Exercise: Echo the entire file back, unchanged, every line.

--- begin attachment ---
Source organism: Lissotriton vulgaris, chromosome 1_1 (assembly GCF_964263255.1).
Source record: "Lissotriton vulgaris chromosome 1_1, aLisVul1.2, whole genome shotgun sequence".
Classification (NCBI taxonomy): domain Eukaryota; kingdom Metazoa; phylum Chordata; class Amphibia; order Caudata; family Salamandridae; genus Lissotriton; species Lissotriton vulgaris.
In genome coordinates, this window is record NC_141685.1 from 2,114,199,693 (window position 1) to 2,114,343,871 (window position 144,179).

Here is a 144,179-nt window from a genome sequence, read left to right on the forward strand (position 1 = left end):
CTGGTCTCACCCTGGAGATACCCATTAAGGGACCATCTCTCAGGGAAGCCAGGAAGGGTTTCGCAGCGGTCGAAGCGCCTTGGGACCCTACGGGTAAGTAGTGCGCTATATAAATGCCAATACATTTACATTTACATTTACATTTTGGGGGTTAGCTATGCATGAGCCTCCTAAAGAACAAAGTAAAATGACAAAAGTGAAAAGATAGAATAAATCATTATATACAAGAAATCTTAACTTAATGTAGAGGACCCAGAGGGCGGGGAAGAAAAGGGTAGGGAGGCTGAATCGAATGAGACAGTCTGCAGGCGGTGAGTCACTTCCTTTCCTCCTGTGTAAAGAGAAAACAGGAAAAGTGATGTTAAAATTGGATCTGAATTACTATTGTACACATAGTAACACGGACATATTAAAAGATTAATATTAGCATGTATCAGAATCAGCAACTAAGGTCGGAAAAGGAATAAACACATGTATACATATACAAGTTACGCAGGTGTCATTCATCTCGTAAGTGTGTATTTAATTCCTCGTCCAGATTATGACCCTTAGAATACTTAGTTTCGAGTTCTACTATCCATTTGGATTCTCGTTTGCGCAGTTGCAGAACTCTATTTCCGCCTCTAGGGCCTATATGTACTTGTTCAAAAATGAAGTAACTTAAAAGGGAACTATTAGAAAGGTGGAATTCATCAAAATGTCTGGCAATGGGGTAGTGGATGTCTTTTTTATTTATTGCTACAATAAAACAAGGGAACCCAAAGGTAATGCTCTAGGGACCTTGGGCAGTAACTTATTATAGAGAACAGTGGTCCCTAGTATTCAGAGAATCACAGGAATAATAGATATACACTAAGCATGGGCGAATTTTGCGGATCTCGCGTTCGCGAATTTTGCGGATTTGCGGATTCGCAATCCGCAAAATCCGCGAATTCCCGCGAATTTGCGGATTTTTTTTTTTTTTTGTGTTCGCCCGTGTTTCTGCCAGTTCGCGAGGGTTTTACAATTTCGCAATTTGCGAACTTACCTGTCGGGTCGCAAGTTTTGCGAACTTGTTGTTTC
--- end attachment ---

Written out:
Source organism: Lissotriton vulgaris, chromosome 1_1 (assembly GCF_964263255.1).
Source record: "Lissotriton vulgaris chromosome 1_1, aLisVul1.2, whole genome shotgun sequence".
Classification (NCBI taxonomy): domain Eukaryota; kingdom Metazoa; phylum Chordata; class Amphibia; order Caudata; family Salamandridae; genus Lissotriton; species Lissotriton vulgaris.
In genome coordinates, this window is record NC_141685.1 from 2,114,199,693 (window position 1) to 2,114,343,871 (window position 144,179).

Here is a 144,179-nt window from a genome sequence, read left to right on the forward strand (position 1 = left end):
CTGGTCTCACCCTGGAGATACCCATTAAGGGACCATCTCTCAGGGAAGCCAGGAAGGGTTTCGCAGCGGTCGAAGCGCCTTGGGACCCTACGGGTAAGTAGTGCGCTATATAAATGCCAATACATTTACATTTACATTTACATTTTGGGGGTTAGCTATGCATGAGCCTCCTAAAGAACAAAGTAAAATGACAAAAGTGAAAAGATAGAATAAATCATTATATACAAGAAATCTTAACTTAATGTAGAGGACCCAGAGGGCGGGGAAGAAAAGGGTAGGGAGGCTGAATCGAATGAGACAGTCTGCAGGCGGTGAGTCACTTCCTTTCCTCCTGTGTAAAGAGAAAACAGGAAAAGTGATGTTAAAATTGGATCTGAATTACTATTGTACACATAGTAACACGGACATATTAAAAGATTAATATTAGCATGTATCAGAATCAGCAACTAAGGTCGGAAAAGGAATAAACACATGTATACATATACAAGTTACGCAGGTGTCATTCATCTCGTAAGTGTGTATTTAATTCCTCGTCCAGATTATGACCCTTAGAATACTTAGTTTCGAGTTCTACTATCCATTTGGATTCTCGTTTGCGCAGTTGCAGAACTCTATTTCCGCCTCTAGGGCCTATATGTACTTGTTCAAAAATGAAGTAACTTAAAAGGGAACTATTAGAAAGGTGGAATTCATCAAAATGTCTGGCAATGGGGTAGTGGATGTCTTTTTTATTTATTGCTACAATAAAACAAGGGAACCCAAAGGTAATGCTCTAGGGACCTTGGGCAGTAACTTATTATAGAGAACAGTGGTCCCTAGTATTCAGAGAATCACAGGAATAATAGATATACACTAAGCATGGGCGAATTTTGCGGATCTCGCGTTCGCGAATTTTGCGGATTTGCGGATTCGCAATCCGCAAAATCCGCGAATTCCCGCGAATTTGCGGATTTTTTTTTTTTTTTGTGTTCGCCCGTGTTTCTGCCAGTTCGCGAGGGTTTTACAATTTCGCAATTTGCGAACTTACCTGTCGGGTCGCAAGTTTTGCGAACTTGTTGTTTC